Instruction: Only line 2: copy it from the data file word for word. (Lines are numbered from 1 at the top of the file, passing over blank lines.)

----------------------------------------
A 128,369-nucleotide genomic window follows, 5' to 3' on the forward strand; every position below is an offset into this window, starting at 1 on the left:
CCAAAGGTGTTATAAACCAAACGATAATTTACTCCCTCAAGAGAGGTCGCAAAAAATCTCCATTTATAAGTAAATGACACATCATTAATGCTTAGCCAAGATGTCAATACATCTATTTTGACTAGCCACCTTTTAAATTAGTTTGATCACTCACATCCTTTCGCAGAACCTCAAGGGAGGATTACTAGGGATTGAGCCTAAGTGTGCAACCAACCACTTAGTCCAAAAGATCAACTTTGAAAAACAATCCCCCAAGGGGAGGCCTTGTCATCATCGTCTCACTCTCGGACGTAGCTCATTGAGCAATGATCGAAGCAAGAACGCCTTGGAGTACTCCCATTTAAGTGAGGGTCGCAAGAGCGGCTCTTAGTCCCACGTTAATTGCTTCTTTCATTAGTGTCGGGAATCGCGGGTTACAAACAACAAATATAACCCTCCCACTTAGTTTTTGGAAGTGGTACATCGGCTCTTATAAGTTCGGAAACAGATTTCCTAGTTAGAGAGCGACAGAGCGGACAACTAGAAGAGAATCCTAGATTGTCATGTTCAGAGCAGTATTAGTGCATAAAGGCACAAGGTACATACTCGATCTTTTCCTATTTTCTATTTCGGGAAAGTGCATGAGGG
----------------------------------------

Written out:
CCAAAGGTGTTATAAACCAAACGATAATTTACTCCCTCAAGAGAGGTCGCAAAAAATCTCCATTTATAAGTAAATGACACATCATTAATGCTTAGCCAAGATGTCAATACATCTATTTTGACTAGCCACCTTTTAAATTAGTTTGATCACTCACATCCTTTCGCAGAACCTCAAGGGAGGATTACTAGGGATTGAGCCTAAGTGTGCAACCAACCACTTAGTCCAAAAGATCAACTTTGAAAAACAATCCCCCAAGGGGAGGCCTTGTCATCATCGTCTCACTCTCGGACGTAGCTCATTGAGCAATGATCGAAGCAAGAACGCCTTGGAGTACTCCCATTTAAGTGAGGGTCGCAAGAGCGGCTCTTAGTCCCACGTTAATTGCTTCTTTCATTAGTGTCGGGAATCGCGGGTTACAAACAACAAATATAACCCTCCCACTTAGTTTTTGGAAGTGGTACATCGGCTCTTATAAGTTCGGAAACAGATTTCCTAGTTAGAGAGCGACAGAGCGGACAACTAGAAGAGAATCCTAGATTGTCATGTTCAGAGCAGTATTAGTGCATAAAGGCACAAGGTACATACTCGATCTTTTCCTATTTTCTATTTCGGGAAAGTGCATGAGGG